BASEBALL: Chasing a Dream

Amber North

It’s Christmas break and senior right fielder Matt Gunning is headed back to his hometown in West Canada.

He is sitting behind the wheel, traveling through Montana’s harsh, cold weather and congested traffic. The left lane is covered in ice, leaving the right lane full of slow-moving cars.

Growing impatient, Gunning takes a risk by moving into the left lane in order to elude the traffic.

“It was real snowy, and I got an older car – it was an adventure,” Gunning said. “And the defrost didn’t really work.”

What he didn’t know was that once he got back into the right lane, he’d fly down the interstate sideways and land dead smack into a ditch, with the trunk sticking in the air.

In the frigid snowstorm, Gunning got out of his car to try and remove his car from the ditch.

“I took some T-shirts out of my bag and I tried to put them under the tires because they kept spinning and I couldn’t drive out,” Gunning said. “So if you can picture (this), there’s this interstate and a fairly steep ditch and I’m perpendicular to the road.”

Just when this story sounded more and more like a fictional Discovery Channel epic, the situation was about to worsen.

“I hear all these horns honk and I’m lying on my stomach to get something on the tires,” Gunning said. “I look up and there’s this snow truck driving by the interstate.

“You know how they throw a crap load into the ditch? Yeah, I got absolutely smashed with mud, snow and ice.”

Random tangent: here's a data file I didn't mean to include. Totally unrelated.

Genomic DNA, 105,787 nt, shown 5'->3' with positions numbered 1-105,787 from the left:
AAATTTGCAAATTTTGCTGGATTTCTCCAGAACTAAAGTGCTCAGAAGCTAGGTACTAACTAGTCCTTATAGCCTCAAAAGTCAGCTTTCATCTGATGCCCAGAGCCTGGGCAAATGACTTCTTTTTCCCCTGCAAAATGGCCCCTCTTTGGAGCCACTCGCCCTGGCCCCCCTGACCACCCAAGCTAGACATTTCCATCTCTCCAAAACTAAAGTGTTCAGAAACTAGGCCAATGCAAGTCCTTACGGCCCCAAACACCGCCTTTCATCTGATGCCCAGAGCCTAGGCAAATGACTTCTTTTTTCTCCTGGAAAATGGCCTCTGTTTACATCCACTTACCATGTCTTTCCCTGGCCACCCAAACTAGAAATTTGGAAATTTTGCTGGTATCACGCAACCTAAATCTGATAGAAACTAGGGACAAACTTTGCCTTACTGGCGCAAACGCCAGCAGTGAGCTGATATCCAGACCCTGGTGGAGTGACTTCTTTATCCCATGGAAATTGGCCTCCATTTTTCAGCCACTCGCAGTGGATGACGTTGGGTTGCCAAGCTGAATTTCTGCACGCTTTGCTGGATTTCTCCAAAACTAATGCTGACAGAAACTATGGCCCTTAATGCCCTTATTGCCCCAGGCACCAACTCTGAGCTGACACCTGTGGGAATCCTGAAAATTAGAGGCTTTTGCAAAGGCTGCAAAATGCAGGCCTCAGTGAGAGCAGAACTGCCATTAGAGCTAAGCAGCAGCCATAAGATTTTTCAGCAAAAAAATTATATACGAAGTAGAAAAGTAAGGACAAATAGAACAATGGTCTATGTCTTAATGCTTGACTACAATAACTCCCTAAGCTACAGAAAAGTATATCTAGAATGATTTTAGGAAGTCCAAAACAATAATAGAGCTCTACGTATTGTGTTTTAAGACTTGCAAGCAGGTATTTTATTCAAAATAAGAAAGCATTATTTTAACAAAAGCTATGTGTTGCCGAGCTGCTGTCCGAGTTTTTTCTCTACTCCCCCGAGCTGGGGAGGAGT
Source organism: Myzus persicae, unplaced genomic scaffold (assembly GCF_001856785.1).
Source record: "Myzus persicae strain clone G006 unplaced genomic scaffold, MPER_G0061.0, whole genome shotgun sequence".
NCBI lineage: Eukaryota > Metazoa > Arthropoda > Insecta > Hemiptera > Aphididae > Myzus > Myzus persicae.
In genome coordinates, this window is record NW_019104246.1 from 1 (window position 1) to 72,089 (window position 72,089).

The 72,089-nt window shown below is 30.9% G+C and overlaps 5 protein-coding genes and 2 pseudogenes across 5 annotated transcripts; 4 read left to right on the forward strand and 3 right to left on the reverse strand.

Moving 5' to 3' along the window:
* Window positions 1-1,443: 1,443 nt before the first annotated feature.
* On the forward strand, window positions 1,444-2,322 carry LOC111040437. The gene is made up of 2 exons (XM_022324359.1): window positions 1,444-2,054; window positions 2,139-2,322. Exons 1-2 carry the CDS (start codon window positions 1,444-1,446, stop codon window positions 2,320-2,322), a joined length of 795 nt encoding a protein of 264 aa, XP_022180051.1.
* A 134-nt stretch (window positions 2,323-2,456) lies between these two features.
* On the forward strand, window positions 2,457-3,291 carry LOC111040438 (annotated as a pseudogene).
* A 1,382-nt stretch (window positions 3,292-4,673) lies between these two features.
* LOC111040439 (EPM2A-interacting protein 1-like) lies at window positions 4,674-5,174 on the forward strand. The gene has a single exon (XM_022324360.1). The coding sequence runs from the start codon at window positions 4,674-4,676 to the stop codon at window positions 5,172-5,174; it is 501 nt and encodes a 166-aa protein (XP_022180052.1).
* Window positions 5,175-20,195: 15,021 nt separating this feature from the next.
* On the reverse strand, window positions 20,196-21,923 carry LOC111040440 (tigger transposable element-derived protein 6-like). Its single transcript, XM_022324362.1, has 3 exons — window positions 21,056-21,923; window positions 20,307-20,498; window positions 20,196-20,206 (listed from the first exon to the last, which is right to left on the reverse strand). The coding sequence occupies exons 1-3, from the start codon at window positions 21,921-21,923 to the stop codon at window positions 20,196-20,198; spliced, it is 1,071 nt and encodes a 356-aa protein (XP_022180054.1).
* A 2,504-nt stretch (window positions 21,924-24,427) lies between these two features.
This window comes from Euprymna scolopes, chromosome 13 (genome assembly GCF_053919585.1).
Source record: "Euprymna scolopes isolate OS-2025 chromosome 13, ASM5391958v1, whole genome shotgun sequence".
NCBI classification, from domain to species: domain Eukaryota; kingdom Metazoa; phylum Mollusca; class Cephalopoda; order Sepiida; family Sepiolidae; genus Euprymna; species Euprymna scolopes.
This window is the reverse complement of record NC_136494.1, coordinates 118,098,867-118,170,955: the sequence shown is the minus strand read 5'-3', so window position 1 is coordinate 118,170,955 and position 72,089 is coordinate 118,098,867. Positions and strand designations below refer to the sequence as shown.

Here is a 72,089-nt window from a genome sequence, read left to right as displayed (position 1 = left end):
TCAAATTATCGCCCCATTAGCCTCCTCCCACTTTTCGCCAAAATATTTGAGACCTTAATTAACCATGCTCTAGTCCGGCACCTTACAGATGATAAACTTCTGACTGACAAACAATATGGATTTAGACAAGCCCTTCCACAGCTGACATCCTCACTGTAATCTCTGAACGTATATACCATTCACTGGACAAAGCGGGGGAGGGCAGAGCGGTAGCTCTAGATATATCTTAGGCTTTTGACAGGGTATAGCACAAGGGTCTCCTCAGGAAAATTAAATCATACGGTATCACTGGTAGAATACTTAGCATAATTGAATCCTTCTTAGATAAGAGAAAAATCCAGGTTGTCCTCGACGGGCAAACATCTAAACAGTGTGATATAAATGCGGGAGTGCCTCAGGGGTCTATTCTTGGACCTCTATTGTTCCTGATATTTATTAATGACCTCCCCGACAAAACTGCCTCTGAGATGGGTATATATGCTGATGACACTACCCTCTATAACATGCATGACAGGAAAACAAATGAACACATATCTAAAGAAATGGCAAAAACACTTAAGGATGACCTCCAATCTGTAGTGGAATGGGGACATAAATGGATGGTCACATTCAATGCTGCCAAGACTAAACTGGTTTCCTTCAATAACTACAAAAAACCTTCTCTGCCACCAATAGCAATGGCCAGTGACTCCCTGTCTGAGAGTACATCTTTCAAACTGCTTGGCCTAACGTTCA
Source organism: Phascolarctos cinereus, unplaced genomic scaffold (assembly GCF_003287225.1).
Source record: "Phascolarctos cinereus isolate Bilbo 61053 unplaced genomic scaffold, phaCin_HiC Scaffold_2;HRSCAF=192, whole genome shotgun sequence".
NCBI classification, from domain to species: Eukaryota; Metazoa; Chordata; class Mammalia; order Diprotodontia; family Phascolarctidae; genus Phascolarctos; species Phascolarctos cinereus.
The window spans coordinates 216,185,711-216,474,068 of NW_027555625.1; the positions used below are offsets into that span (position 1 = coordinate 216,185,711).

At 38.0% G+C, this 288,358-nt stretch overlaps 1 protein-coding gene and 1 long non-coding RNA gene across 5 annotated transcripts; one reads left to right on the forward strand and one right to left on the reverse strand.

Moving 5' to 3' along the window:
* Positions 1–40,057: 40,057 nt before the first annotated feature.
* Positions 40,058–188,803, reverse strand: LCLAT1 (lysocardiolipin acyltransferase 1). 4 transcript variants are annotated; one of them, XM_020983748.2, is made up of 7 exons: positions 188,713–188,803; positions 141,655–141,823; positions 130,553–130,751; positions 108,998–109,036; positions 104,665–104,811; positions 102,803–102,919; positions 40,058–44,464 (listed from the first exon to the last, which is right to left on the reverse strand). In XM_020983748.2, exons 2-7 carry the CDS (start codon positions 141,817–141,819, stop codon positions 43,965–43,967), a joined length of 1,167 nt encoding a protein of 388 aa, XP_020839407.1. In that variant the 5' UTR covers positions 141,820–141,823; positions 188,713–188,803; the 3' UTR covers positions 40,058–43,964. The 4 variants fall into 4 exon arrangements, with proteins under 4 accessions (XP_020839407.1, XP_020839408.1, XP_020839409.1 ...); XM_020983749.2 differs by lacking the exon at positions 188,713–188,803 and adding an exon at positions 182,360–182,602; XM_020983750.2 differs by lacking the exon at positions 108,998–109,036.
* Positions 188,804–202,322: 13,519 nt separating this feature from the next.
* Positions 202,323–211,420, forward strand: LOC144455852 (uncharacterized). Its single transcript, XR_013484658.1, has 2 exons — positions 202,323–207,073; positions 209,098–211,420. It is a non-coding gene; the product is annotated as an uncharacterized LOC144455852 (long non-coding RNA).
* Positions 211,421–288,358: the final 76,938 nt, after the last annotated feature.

Gunning was eventually rescued by a tow truck.

“I had to shower at a truck stop in Billings, Mont. That was so funny,” Gunning adds, laughing.

The approximately 50-hour drive is not the reason this Canadian came to Western – baseball is.

He could’ve done a few things to prevent this situation such as flying home or never moving to America in the first place.

But if he wanted to continue his love for playing baseball, he really didn’t have any other choice but to try to achieve that dream in the States.

“It was my best option as far as furthering my baseball career,” Gunning said. “There are very limited opportunities to play collegiate baseball in Canada, so if you want to continue to play, that’s pretty much what you have to take.”

Gunning also said there aren’t many collegiate teams, and with the playing season starting in February, the Canadian climate just wouldn’t have allowed it.

Instead of playing competitive baseball at his high school, Gunning was a part of the British Columbia Premier League, which boasts the brightest talents in the province.

But before he found his love for America’s favorite pasttime, Gunning’s first love was Canada’s favorite pasttime – hockey. When he learned how to walk at 2 years old, he learned how to ice skate.

Then he stopped skating when he broke his leg in his junior year of high school. He said bye-bye to the pucks and skates forever and chose to solely play baseball.

“I loved playing hockey, but I love the game of baseball and everything about it,” Gunning said. “I just enjoy playing it, practicing it, talking about it (and) reading about it.”